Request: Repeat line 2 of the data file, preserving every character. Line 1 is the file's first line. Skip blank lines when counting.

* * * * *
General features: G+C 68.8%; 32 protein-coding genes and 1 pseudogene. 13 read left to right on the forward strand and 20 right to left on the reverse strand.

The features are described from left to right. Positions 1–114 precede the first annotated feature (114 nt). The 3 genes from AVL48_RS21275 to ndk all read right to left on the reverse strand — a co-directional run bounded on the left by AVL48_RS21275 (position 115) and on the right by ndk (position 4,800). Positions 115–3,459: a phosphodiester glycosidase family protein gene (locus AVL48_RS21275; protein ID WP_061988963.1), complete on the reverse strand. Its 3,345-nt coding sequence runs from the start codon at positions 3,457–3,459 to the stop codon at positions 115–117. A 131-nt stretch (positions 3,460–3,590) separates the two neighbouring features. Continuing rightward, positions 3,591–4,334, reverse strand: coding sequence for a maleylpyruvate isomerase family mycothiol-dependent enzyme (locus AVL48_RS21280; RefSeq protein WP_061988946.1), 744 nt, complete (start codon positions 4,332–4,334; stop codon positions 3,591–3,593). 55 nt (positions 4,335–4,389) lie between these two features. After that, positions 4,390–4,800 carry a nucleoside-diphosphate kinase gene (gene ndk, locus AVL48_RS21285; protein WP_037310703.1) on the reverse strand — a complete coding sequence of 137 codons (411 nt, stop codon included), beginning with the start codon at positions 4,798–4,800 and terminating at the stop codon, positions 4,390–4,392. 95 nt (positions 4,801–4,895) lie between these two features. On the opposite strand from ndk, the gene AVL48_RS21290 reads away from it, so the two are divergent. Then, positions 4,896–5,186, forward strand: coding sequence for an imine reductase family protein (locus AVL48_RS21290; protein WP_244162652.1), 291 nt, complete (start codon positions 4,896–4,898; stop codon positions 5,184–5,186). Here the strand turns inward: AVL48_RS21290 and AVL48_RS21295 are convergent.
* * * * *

The features are described from left to right. Positions 1–114 precede the first annotated feature (114 nt). The 3 genes from AVL48_RS21275 to ndk all read right to left on the reverse strand — a co-directional run bounded on the left by AVL48_RS21275 (position 115) and on the right by ndk (position 4,800). Positions 115–3,459: a phosphodiester glycosidase family protein gene (locus AVL48_RS21275; protein ID WP_061988963.1), complete on the reverse strand. Its 3,345-nt coding sequence runs from the start codon at positions 3,457–3,459 to the stop codon at positions 115–117. A 131-nt stretch (positions 3,460–3,590) separates the two neighbouring features. Continuing rightward, positions 3,591–4,334, reverse strand: coding sequence for a maleylpyruvate isomerase family mycothiol-dependent enzyme (locus AVL48_RS21280; RefSeq protein WP_061988946.1), 744 nt, complete (start codon positions 4,332–4,334; stop codon positions 3,591–3,593). 55 nt (positions 4,335–4,389) lie between these two features. After that, positions 4,390–4,800 carry a nucleoside-diphosphate kinase gene (gene ndk, locus AVL48_RS21285; protein WP_037310703.1) on the reverse strand — a complete coding sequence of 137 codons (411 nt, stop codon included), beginning with the start codon at positions 4,798–4,800 and terminating at the stop codon, positions 4,390–4,392. 95 nt (positions 4,801–4,895) lie between these two features. On the opposite strand from ndk, the gene AVL48_RS21290 reads away from it, so the two are divergent. Then, positions 4,896–5,186, forward strand: coding sequence for an imine reductase family protein (locus AVL48_RS21290; protein WP_244162652.1), 291 nt, complete (start codon positions 4,896–4,898; stop codon positions 5,184–5,186). Here the strand turns inward: AVL48_RS21290 and AVL48_RS21295 are convergent.